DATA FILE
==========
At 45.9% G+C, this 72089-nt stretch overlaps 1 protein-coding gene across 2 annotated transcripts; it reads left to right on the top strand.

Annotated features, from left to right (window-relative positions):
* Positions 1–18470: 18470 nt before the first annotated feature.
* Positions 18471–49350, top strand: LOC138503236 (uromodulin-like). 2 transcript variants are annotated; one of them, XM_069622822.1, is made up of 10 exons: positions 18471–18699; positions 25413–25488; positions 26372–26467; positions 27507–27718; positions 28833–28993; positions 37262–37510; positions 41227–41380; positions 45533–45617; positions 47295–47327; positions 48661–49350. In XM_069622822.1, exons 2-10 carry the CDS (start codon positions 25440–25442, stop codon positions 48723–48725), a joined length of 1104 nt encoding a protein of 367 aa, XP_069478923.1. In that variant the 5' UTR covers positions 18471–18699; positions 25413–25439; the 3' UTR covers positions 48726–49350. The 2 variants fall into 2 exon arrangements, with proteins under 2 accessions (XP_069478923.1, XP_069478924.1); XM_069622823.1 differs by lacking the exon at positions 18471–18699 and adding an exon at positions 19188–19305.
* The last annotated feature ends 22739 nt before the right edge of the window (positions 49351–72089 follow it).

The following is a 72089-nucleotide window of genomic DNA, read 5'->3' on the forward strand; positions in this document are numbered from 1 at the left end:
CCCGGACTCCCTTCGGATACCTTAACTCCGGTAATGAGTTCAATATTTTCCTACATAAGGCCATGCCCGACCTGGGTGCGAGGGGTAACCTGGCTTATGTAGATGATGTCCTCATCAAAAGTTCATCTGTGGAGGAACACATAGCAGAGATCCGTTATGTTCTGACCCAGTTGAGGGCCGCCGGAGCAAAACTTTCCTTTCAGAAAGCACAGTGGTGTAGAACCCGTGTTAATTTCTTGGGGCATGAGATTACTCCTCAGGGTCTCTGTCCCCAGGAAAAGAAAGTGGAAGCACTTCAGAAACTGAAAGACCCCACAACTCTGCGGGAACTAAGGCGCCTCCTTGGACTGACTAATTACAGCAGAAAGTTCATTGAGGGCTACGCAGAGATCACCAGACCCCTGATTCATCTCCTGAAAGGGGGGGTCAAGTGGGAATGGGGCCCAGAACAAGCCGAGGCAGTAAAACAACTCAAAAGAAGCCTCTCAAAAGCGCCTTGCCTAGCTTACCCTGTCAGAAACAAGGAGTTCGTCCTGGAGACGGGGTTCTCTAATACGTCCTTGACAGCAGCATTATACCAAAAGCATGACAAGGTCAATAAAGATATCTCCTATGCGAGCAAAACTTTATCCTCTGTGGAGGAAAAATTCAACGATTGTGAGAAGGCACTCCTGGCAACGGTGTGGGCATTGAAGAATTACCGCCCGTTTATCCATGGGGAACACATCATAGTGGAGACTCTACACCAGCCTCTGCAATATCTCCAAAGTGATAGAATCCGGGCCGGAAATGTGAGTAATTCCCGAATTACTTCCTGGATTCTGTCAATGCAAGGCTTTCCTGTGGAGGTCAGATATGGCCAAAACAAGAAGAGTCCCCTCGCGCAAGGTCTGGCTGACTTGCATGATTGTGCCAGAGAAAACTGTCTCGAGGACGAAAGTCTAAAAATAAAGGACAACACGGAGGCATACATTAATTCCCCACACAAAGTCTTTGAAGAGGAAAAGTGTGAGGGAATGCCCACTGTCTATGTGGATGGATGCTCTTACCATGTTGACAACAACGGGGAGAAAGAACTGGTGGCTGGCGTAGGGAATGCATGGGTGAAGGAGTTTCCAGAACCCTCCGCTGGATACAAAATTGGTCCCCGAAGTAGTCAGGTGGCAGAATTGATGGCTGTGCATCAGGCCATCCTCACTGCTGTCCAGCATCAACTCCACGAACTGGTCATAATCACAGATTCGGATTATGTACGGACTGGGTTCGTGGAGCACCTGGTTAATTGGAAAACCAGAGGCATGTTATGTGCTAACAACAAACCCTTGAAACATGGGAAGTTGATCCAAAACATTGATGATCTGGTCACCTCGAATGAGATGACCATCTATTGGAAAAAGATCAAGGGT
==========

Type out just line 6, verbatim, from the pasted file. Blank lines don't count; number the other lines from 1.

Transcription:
The following is a 72089-nucleotide window of genomic DNA, read 5'->3' on the forward strand; positions in this document are numbered from 1 at the left end: